Everyone who follows the struggle for Israeli-Palestinian peace – especially insofar as they have any interest in it succeeding – quickly risks getting sucked into an exaggerated, bipolar discourse. The highs are too high and the lows too low to be justified by the circumstances. These affects inevitably lack what T. S. Eliot called an “objective correlative”: a reality-based source for such extreme emotions. The narrative asserts, but doesn’t justify, them.
There are two ways of getting it wrong, even without being hostile to a two-state solution. Some are fixated on being relentlessly rosy or doggedly downbeat. But most, at least to some extent, allow ourselves to be swayed with the pendulum of prevailing wisdom. Neither impulse is fact-based.
Right now a great many who are invested in Israeli-Palestinian peace appear to be in a manic phase. Because expectations were so low for President Barack Obama’s trip to the region, his skillful exercise in public diplomacy (especially as directed towards Jewish Israelis) has produced a palpable positive overreaction in many quarters.
Some are even speaking as if we had an active, American-led peace process in place, but in fact we don’t. And developing one will be a lengthy, difficult, and risky process.
Others, of course, are still entirely depressive. Obama looked like a tourist. He gave the store away to Israel. He kicked the can down the road to his successors. Been there, done that, etc.
But the bottom line is, while we are not on the brink of peace, or even renewed negotiations, we are across-the-board better off than we were a week ago. It’s equally unjustified to dismiss those improvements and pretend they didn’t occur or don’t matter as it is to declare the United States has reasserted its leadership and once again made peace a top priority.
So, if he didn’t make any actual progress towards a peace agreement, what exactly did Obama achieve? Quite a good deal, actually.
Most obvious is his reset with Prime Minister Benjamin Netanyahu, and, more importantly, the Israeli public. A reflexively zero-sum mentality assumes that better relations between the American president and Israel are a bad thing for the Palestinians. But the last two years of such tensions didn’t deliver anything useful to the Palestinians at all. And, in the end, since they want the Americans to help secure Israel’s agreement to end the occupation, Palestinians need a healthy, functional US-Israeli relationship.
Obama bent over backwards to tell the Israeli public everything it could want to hear, but he also had some harsh truths for them. And in those harsh truths were acknowledgments of the Palestinian experience that went far beyond anything we’ve heard from top-level American officials in the past. In particular, Obama’s declaration that the Palestinians “deserve justice” can only be read as an acknowledgment that there is something fundamentally unjust about the way the occupation mistreats them as human beings.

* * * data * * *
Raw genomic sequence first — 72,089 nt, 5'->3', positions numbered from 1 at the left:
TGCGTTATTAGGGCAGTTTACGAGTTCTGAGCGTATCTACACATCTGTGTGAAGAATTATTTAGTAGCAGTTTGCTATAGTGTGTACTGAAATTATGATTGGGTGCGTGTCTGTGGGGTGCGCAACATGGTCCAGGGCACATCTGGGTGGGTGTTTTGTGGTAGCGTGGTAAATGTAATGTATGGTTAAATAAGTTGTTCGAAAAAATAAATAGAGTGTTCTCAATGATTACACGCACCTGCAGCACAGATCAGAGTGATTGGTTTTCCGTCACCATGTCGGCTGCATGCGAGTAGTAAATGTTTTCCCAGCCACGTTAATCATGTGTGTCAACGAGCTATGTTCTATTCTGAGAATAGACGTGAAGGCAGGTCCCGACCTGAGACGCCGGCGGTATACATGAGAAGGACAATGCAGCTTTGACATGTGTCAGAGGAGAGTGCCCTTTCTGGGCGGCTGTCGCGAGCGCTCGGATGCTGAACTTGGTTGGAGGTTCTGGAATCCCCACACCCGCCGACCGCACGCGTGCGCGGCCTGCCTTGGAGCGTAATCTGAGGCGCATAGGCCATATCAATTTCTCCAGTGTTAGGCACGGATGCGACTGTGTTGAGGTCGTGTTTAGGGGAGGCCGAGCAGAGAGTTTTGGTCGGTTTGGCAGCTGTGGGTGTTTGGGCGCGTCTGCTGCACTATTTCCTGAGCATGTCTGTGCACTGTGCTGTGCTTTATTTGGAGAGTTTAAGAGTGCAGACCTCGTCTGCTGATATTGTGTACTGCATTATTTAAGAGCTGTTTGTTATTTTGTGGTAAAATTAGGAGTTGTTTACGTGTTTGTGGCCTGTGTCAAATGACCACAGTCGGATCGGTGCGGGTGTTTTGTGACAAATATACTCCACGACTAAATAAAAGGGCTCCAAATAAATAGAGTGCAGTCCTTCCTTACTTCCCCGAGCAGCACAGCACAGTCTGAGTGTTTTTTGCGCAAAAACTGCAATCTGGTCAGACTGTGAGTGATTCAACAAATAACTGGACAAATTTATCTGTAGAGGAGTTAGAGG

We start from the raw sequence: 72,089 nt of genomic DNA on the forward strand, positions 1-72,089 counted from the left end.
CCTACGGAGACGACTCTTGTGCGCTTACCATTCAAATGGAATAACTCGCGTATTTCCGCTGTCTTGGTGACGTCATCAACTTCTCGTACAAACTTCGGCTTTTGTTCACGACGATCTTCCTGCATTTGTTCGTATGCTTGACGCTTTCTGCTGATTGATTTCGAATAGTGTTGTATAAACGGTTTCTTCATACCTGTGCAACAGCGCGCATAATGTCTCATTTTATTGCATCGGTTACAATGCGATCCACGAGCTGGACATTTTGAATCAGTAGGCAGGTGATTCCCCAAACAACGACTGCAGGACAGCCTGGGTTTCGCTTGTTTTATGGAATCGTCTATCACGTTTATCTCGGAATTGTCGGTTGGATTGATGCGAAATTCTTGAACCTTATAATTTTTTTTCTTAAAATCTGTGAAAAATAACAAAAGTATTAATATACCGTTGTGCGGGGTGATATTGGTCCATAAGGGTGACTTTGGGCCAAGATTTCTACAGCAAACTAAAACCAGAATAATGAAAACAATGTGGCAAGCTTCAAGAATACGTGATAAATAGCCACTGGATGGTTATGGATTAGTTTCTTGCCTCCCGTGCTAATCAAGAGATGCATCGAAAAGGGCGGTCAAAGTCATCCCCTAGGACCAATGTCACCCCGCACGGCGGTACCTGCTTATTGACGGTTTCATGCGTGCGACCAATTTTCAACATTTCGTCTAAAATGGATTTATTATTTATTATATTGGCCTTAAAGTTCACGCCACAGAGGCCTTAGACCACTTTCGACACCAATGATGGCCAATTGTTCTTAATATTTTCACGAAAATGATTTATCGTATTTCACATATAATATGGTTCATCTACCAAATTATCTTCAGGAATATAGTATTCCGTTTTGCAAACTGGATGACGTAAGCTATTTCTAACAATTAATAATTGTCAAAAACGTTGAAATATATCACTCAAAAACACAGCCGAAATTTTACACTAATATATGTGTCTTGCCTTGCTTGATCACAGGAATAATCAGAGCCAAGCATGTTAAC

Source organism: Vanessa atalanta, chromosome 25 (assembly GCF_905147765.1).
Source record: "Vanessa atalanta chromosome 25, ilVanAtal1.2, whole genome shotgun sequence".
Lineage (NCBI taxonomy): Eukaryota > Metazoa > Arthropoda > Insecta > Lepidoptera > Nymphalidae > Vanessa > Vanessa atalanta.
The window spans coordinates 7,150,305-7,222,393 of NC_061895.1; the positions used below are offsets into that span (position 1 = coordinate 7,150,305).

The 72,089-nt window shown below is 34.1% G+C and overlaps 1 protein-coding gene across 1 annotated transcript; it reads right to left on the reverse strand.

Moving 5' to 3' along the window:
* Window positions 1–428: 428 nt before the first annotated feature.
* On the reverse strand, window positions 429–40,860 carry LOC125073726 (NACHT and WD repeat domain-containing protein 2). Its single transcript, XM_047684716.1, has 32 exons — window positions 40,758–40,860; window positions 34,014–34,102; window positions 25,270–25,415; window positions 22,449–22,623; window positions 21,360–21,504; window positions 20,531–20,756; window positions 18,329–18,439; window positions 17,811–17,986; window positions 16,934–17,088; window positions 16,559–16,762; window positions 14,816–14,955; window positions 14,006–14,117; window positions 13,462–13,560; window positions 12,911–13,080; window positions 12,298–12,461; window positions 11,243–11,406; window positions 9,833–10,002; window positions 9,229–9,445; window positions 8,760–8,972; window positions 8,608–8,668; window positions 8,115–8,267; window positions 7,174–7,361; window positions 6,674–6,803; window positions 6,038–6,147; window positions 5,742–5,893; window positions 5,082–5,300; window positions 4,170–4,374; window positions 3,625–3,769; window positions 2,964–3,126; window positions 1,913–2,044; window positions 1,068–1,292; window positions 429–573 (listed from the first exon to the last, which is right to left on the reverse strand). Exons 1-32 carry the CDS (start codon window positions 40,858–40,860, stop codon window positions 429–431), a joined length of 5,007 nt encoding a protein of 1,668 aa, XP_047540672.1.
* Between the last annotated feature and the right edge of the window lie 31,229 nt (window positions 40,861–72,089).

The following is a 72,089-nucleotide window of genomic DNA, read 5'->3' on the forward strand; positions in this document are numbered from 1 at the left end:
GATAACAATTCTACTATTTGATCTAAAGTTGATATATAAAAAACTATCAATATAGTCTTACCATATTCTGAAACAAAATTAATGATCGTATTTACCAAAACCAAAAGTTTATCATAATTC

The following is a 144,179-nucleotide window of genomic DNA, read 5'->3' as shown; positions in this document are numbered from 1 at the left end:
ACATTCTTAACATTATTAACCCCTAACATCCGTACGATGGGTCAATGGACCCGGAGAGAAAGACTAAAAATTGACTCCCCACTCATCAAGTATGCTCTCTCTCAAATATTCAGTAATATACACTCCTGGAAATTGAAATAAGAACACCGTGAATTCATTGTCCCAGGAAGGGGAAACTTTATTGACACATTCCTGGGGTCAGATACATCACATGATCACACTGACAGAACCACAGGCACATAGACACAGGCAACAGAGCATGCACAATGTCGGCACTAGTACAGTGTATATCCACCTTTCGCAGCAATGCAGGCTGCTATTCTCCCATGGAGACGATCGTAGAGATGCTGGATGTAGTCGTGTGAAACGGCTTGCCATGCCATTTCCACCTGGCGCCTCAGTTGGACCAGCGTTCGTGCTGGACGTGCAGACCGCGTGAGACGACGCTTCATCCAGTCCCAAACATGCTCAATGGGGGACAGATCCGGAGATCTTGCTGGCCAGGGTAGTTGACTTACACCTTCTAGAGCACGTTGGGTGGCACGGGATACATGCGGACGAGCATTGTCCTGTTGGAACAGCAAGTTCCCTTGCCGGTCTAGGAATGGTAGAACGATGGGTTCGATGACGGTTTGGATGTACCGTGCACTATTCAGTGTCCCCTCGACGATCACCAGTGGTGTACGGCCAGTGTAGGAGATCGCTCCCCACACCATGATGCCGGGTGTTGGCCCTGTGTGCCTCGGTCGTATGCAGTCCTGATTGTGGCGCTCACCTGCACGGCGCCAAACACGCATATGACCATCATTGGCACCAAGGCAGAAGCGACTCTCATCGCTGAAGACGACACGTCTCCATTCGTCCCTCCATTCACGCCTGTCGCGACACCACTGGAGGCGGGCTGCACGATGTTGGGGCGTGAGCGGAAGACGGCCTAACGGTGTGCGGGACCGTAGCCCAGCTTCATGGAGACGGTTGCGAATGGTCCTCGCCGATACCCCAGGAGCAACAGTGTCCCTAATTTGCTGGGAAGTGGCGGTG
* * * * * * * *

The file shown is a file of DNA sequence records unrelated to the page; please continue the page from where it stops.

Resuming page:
At least as significantly, Obama’s visit was immediately followed by two important steps that will directly benefit the Palestinian economy.
The United States pledged to release $500 million in withheld aid to the Palestinian Authority. And, more importantly, Israel has pledged to resume transferring the Palestinian tax revenues that make up the bulk of the PA monthly budget. Those revenues translate directly into paychecks for public sector employees and their families – about 1 million Palestinians – who have been struggling with delays and other hardships for many months.
It’s also striking that Obama personally met twice with embattled Palestinian Prime Minister Salam Fayyad, and repeatedly endorsed the institution-building program that he developed and has led since 2009. Obama made American support for Fayyad and his policies clear to any Israelis or Palestinians who harbored doubts about that.
Finally Obama obviously played a major role in initiating the unfolding Israeli-Turkish rapprochement. The two parties were brought together by mutual concerns regarding Syria, which will also provoke anxiety for Iran and Hezbollah. Bringing these two sulking American allies back together may not please everyone in the Middle East, but it’s clearly a substantial achievement for US policy.
So Obama’s trip yielded significant benefits to all parties. That said, nothing that took place could be confused for any actual “progress” towards a peace agreement.
Carefully cultivated low expectations for Obama’s trip led not just to pleasant surprise, but also to “irrational exuberance” on the part of some when it proved substantive and impressive. The danger, now, is that too large a bubble of hope has been created which, sooner rather than later, will pop, crash, and burn.
To avoid that, Obama and Secretary of State John Kerry will need to move beyond public diplomacy and managing expectations. They will have to develop policies that breathe new life, however gently, into the two-state solution. And that’s when the hard part really begins.